The Croatian constitution provides for an independent judiciary. The judicial system consists of courts of general and specialized jurisdictions. Core structures are the Supreme Court, County Courts, Municipal Courts, and Magistrate/Petty Crimes Courts. Specialized courts include the Administrative Court and High and Lower Commercial Courts. A Constitutional Court determines the constitutionality of laws and government actions and protects and enforces constitutional rights. Municipal courts are courts of first instance for civil and juvenile/criminal cases. The High Commercial Court is located in Zagreb and has appellate review of lower commercial court decisions. The Administrative Court has jurisdiction over the decisions of administrative bodies of all levels of government. The Supreme Court is the highest court in the country and, as such, enjoys jurisdiction over all civil and criminal cases. It hears appeals from the County, High Commercial, and Administrative Courts. The government continues efforts to reform the judiciary, including reducing the backlog of cases, reforming the land registry, training court officers and reducing the backlog and length of bankruptcy procedures. Although reforms are underway, investors often face problems with lengthy court procedures, legal certainty, contract enforcement, and judicial efficiency.

Regulations and enforcement actions are appealable and adjudicated in the national court system.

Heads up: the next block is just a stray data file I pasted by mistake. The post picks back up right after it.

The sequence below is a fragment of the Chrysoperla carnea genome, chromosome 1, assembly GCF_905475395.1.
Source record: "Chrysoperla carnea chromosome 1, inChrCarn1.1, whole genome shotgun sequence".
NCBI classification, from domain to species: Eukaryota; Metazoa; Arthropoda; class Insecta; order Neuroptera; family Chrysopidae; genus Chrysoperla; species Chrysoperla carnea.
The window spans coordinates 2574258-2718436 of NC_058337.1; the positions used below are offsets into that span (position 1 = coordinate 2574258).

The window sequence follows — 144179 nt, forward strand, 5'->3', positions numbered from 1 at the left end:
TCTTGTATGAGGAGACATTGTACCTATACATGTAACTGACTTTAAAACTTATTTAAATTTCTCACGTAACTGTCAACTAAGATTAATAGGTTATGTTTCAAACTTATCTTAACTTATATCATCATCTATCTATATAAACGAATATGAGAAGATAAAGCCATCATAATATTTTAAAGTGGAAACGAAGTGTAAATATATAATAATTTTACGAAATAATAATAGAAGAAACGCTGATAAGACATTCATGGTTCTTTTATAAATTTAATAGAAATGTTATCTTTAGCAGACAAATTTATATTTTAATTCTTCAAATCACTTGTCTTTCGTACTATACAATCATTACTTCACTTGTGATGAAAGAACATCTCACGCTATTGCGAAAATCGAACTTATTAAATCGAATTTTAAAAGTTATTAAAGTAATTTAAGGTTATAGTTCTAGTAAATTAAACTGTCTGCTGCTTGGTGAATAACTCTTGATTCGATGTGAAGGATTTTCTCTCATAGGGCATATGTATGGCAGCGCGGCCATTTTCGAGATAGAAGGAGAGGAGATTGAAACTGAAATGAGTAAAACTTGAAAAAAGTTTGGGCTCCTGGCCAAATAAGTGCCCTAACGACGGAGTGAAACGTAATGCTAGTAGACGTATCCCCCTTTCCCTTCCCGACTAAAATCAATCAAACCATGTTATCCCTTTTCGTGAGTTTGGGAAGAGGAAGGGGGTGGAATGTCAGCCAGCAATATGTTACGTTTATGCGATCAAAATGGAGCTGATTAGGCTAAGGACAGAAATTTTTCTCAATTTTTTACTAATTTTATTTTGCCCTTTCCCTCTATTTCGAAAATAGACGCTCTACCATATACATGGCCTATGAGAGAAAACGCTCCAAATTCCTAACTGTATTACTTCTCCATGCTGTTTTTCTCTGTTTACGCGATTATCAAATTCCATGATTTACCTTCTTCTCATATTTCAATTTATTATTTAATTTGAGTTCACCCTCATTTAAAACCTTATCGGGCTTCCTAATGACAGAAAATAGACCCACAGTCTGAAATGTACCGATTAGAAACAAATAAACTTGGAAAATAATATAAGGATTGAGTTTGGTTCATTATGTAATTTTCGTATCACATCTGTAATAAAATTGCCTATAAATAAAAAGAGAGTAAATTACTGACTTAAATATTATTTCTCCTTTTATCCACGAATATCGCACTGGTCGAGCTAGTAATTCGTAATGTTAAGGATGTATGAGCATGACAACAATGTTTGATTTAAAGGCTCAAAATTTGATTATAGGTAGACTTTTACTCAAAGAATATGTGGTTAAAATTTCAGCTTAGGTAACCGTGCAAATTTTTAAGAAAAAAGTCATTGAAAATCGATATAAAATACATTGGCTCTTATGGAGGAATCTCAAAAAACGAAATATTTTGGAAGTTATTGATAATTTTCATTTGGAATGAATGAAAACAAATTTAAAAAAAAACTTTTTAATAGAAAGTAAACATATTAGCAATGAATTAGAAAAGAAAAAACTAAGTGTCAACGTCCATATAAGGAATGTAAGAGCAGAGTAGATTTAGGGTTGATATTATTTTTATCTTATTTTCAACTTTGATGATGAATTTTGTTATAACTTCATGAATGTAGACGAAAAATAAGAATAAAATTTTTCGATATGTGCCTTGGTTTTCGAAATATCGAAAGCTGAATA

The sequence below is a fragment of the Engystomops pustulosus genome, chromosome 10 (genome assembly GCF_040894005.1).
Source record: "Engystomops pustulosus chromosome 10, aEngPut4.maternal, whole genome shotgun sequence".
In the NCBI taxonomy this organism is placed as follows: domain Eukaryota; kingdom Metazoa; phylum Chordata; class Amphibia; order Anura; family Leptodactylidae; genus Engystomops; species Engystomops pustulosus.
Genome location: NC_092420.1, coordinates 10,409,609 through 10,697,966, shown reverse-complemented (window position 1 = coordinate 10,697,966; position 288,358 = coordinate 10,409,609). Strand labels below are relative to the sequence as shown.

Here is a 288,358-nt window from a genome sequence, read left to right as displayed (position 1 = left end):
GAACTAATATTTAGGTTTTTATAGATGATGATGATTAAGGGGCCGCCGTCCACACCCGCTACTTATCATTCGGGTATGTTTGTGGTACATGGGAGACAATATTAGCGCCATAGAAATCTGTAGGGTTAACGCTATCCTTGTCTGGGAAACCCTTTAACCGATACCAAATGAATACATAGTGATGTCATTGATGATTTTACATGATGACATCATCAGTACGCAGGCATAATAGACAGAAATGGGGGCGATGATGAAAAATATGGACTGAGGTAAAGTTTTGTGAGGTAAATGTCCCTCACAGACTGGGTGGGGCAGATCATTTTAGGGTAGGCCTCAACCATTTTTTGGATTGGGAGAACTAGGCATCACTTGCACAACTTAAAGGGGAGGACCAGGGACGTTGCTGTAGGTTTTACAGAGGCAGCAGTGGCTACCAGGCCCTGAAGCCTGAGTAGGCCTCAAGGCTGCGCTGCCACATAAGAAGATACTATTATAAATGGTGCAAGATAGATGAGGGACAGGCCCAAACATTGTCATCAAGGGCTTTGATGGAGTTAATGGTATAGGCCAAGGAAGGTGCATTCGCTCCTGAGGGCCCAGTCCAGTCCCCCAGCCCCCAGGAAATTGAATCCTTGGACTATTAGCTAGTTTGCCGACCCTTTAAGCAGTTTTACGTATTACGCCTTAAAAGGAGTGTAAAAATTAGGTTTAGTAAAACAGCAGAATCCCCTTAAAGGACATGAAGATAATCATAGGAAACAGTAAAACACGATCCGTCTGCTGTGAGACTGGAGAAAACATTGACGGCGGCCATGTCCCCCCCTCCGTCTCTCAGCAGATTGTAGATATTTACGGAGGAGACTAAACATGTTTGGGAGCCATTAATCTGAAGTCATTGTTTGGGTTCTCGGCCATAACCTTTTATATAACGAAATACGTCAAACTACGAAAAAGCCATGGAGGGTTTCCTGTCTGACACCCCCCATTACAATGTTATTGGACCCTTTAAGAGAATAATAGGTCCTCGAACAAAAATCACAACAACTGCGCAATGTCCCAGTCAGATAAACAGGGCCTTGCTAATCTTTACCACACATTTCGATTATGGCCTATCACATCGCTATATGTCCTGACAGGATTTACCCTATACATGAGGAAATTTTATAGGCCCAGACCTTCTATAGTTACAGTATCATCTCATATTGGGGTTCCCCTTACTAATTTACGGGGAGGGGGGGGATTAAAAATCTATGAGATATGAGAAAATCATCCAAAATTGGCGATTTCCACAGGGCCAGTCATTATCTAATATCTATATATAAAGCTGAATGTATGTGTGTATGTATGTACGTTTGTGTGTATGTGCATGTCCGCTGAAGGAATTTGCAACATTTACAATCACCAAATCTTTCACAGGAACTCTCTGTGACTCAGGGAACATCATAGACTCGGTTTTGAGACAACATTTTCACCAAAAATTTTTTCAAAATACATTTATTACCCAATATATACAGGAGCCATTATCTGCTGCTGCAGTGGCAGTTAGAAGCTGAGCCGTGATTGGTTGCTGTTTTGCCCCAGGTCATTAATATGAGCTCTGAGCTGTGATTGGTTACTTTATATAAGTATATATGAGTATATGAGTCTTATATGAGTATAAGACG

Laws and Regulations on Foreign Direct Investment

There are no specific laws aimed at foreign investment. Both foreign and domestic market participants in Croatia are protected under the same legislation. The Company Act defines the forms of legal organization for domestic and foreign investors. The following entity types are permitted for foreigners: general partnerships; limited partnerships; branch offices; limited liability companies; and joint stock companies. The Obligatory Relations Act regulates commercial contracts.

The Agency for Investments and Competitiveness (www.aik-invest.hr/en) facilitates both foreign and domestic investment and is available to all interested investors for assistance. Their website offers relevant information on business and investment legislation and includes an investment guide.

Competition and Anti-Trust Laws

The Competition Act defines the rules and methods for promoting and protecting competition. In theory, competitive equality is the standard applied with respect to market access, credit and other business operations, such as licenses and supplies. In practice, however, state-owned enterprises and “strategic” firms may still receive preferential treatment. The Croatian Competition Agency is the country’s competition watchdog, determining whether anti-competitive practices exist and punishing infringements. It has determined in the past that some subsidies to state-owned firms constituted unlawful state aid. Information on authorities of the Agency and past rulings can be found at www.aztn.hr. The website includes a “call to the public” inviting citizens to provide information on competition-related concerns.

Expropriation and Compensation

There have been no cases of expropriation of foreign investments by the government since Croatia’s independence in 1991. Article III of the U.S.-Croatia BIT covers both direct and indirect expropriations. The BIT bars all expropriations or nationalizations except those that are for a public purpose, carried out in a non-discriminatory manner, in accordance with due process of law, and subject to prompt, adequate and effective compensation.